Do Fast Radio Bursts Come from Flaring Stars?

One of the most intriguing discoveries in radio astronomy in recent years has been the discovery of Fast Radio Bursts (FRBs).  Originally called Lorimer bursts after the first (and for some time, only) burst observed, there are currently six of these bursts published in the literature, and astronomers are puzzled because they look very different from any other astronomical signals observed before.  They are bright- FRBs are the brightest astronomical phenomena seen in radio frequencies, and they don’t seem to have known counterparts in other wavelengths.  They are brief- a burst only lasts a few microseconds, and they don’t seem to repeat.  And they have a very high dispersion measure (DM)- a relationship between time and frequency that tells you how far away a signal comes from (explained well in this Astrobite)- which has indicated an extragalactic origin for FRBs.  To writ, what exactly FRBs are and where they come from is a mystery.

In this paper, the authors decided to take a different track from previous theories about FRB origins that point to extragalactic sources, and instead tackled the option of a much more local origin.  Their proposed candidate sources are flare starsvariable stars which can undergo dramatic and unpredictable increases in brightness.  Flare stars are typically dim dwarf stars, and some are already known to produce radio bursts with brief rise times on the order of milliseconds, thought to be produced by cyclotron maser mechanisms in the stellar atmospheres.  Further, the authors argue that if FRBs are produced at the bottom of the stellar coronae of their host stars, or create coronal mass ejections of their own, the FRB radiation would likely pass through a plasma blanket which could create the high DMs.

The FRB100703 field. The circle indicates the 14' FRB beam's FWHM, and the cross shows the location of the observed variable star.

Figure 1- The FRB100703 field. The circle indicates the 14′ FRB beam’s FWHM, and the cross shows the location of the observed variable star.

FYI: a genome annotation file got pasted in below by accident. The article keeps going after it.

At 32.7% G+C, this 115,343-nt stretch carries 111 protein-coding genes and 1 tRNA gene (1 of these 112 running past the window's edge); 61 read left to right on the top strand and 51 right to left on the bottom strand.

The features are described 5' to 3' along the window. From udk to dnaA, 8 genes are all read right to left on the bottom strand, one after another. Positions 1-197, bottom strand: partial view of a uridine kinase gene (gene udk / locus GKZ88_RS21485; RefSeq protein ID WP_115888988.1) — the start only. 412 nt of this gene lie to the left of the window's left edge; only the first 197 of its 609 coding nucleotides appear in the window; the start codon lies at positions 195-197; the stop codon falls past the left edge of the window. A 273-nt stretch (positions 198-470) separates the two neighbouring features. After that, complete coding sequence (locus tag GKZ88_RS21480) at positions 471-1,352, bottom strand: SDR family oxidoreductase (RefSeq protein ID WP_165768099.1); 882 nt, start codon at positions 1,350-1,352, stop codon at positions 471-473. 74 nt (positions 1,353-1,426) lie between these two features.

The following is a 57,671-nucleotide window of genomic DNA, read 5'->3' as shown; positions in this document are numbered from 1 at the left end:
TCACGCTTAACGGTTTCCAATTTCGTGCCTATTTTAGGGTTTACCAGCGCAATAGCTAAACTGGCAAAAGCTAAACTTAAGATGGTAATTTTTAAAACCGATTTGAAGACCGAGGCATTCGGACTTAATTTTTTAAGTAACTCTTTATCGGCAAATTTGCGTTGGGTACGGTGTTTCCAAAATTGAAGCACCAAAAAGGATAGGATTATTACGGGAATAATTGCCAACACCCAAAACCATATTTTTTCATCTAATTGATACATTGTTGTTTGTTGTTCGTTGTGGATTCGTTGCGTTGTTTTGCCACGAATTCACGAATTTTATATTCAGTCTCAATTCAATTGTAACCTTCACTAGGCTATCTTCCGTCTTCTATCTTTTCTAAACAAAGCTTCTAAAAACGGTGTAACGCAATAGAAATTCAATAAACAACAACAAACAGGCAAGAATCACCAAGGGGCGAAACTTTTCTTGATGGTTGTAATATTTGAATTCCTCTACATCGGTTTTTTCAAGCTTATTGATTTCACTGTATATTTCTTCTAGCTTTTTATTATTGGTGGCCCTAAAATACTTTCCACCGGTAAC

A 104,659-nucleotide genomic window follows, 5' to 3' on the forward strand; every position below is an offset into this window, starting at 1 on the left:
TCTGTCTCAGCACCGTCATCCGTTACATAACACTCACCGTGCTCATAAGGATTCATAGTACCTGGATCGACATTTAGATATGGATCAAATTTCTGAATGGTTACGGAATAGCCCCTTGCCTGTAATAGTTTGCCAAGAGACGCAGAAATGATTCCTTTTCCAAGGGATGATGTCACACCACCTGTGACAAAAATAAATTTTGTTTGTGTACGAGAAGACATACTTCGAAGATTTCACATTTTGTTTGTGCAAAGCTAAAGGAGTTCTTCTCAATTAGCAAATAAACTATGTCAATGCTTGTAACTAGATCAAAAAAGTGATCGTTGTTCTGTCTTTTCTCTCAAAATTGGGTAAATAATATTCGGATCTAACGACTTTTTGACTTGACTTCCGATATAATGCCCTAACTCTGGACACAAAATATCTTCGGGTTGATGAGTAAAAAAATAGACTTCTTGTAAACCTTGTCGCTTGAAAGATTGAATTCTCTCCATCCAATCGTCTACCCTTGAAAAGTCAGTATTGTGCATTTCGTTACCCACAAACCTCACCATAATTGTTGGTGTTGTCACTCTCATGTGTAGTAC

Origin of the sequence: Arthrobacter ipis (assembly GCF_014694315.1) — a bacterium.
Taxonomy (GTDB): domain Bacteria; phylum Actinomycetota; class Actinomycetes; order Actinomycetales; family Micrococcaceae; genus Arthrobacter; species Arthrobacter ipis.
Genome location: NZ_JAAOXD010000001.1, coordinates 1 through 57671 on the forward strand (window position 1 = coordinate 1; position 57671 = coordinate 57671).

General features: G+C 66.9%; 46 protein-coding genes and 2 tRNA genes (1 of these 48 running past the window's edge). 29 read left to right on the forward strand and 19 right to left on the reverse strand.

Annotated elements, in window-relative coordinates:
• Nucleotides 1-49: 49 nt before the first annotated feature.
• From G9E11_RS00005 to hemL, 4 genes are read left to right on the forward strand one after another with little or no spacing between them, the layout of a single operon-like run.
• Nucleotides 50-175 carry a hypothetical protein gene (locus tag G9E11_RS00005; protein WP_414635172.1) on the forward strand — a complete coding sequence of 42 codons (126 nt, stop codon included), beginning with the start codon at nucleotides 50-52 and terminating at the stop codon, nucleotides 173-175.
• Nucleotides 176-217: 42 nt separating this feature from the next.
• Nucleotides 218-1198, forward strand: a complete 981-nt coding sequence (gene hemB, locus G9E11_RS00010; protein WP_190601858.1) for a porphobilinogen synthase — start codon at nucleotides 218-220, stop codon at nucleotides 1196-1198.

In order to test this hypothesis, the authors used the Wise Observatory 1-meter telescope in Israel to monitor the fields of three of the currently known FRBs for flare stars, where the fields encompass the FWHM of the radio beam which first discovered the FRB (see Figure 1).  The fields in question were imaged to a square degree with a CCD camera, and then observing stars within a 14’ diameter of the FRB for photometric variability.  In two of the FRB fields, no stars varied over the time period the authors monitored them, though there could be variable stars that were too faint for the instrumentation setup, and one star was so bright in one of the fields that it over-saturated the readings.  For the third field, however, the authors did identify one bright variable star in the field of FRB 110703- a magnitude 13.6 star with a period of 7.8 hours and a G-type stellar spectrum.  Based on these results the authors conclude it is likely a W UMa eclipsing binary star, a system in which two stars are in such close contact that they share an envelope of material (so plenty of moving plasma in this system!).  Further, from their total collected data and the known frequency of W UMas, the authors argue there is just a 5% probability of randomly finding a variable star this bright and with the amplitude observed in the field.


Figure 2- The folded light curve of the variable star in the field of FRB 110703, with a period of ~7.8 hours and a 0.2mag peak-to-trough amplitude.

This study is, of course, not definitive proof- the authors acknowledge the star’s location could be just “a chance coincidence,” additional detections of flare stars near FRB locations are needed, and there have still been just a half dozen FRB events observed in the first place so there is scant data on them.  But the good news is even if FRB observations are new they might not be rare phenomena at all, as the data collected so far suggests there might be as many as 10,000 FRB events in the sky each day! (It’s just with such a brief, non-repetitive nature they are very difficult to detect.) With such a high event frequency, and with new wide-field radio surveys coming online now such as LOFAR and the MWA, hopefully new events will provide additional clues on the origins of FRBs.

About Yvette Cendes

I am a third year PhD student in radio astronomy at the Anton Pannekoek Institute at the University of Amsterdam in The Netherlands. I work with Ralph Wijers on searching for transient radio signals and probing the low frequency radio domain with LOFAR. Originally from the USA, I did my B.Sc. and M.Sc. in physics at Case Western Reserve University in cosmic ray research. Other than Astrobites, I also occasionally write for Astronomy and Sky & Telescope.

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